Tuesday, 26 February 2013

Your Good Health

I've spent quite a lot of time over the last few weeks reacquainting myself with Windows Vista and it occurs to me that, while Microsoft definitely does some things really well (in my opinion, Windows Media Player is superior to anything I've yet found in the open-source world), I've not found anything that Windows can do that Ubuntu can't. For instance, a week or so ago I was blogging about i-nex, an open-source alternative to CPU-Z and this week I set myself the challenge of finding an alternative to CrystalDiskInfo - almost too easy!

If you don't already know, CrystalDiskInfo is a utility for Windows that supports S.M.A.R.T1 and reports on the health of a system's disk drives. For obvious reasons, being forewarned about a disk drive failure is quite handy and, as my hard drive in the DELL Dimension is five years old or so (this is my second hdd in this system!), disaster is likely to come sooner rather than later. In Linux, you can access S.M.A.R.T via the terminal using a utility called smartmontools2: the two programs in the package are smartctl (on-demand disk scanning) and smartd (continuous monitoring): both come with multiple switches and it's worth spending some time reviewing the manpages in order to get to the information you want.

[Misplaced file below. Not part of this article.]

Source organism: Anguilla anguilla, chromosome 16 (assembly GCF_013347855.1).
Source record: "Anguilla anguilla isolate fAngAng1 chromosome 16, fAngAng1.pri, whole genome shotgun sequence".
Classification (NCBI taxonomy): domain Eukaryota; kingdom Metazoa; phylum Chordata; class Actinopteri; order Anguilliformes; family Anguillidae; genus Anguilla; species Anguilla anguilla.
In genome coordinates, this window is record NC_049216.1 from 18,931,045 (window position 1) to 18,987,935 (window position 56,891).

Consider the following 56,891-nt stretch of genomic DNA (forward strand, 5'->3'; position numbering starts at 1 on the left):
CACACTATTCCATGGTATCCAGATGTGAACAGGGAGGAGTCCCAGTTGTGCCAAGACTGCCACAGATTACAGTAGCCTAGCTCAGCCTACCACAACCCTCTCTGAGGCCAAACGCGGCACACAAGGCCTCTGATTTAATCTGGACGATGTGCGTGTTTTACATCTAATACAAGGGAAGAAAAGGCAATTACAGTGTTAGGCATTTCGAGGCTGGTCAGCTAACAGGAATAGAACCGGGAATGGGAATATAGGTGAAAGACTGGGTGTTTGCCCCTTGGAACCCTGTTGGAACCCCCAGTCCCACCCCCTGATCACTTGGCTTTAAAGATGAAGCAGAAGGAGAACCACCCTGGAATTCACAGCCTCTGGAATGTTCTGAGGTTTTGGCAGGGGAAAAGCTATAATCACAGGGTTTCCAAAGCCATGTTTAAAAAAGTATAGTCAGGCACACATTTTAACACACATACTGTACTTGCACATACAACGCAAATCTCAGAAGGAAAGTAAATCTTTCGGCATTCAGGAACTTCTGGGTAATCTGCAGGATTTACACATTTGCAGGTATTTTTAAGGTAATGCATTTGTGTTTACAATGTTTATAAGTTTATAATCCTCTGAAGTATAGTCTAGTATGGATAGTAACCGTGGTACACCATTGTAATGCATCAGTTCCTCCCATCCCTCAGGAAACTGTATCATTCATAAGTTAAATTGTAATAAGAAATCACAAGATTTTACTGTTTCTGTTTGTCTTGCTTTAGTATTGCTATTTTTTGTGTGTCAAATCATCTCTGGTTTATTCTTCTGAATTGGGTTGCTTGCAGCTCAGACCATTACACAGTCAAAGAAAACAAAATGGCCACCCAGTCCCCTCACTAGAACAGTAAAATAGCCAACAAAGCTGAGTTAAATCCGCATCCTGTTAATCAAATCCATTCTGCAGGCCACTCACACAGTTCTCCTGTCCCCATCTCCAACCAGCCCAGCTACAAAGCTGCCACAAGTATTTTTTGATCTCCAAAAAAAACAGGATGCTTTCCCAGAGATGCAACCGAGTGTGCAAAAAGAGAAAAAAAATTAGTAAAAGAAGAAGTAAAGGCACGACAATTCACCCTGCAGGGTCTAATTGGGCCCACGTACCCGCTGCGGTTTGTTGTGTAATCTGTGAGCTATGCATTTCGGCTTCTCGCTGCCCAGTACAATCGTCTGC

Whilst smartmontools is an excellent suite of utilities, I don't find the output particularly user-friendly despite it being concise. That said, it's easy to pipe the output of multiple commands to a text file and read it at your leisure3 but it's so much better if you can view all this information in one place without having to type multiple commands into a terminal.

Enter GSmartControl.

GSmartControl is Ubuntu's equivalent of CrystalDiskInfo without the colourful display icons. It's easy to install from the Software Centre, just search for GSmartControl and click the install button. The information available from S.M.A.R.T is fascinating: for instance, you can see how many times your disk has been started (mine is 2,607) and how long the disk has been running (mine is 7,675 hours or nearly 320 days!). Intrestingly, my Windows Vista machine (purchased when my first hdd died) has only been powered on 889 times and been running for 4,958 hours; demonstrating succinctly how my experiment with Ubuntu eventually (and quickly) became my OS of choice.

A word of warning though, installing GSmartControl will slow your boot times unless you un-check the Scan system for drives on startup option in the preferences/General dialog.

Sources & References:


  • 1 Self-Monitoring, Analysis, and Reporting Technology
  • 2 In Ubuntu, install smartmontools by opening a terminal and then sudo apt-get install smartmontools
  • 3 For instance, if you wanted to view the disk information and the disk health output, you could do:

    sudo smartctl -d sat -i /dev/sda >> /home/[user_name]/Documents/smartmontools.txt

    Followed by:

    sudo smarctl -H /dev/sda >> home/[user_name]/Documents/smartmontools.txt

    The output of the second command will be appended to the end of the text file in /home/[user_name]/Documents/smartmontools.txt

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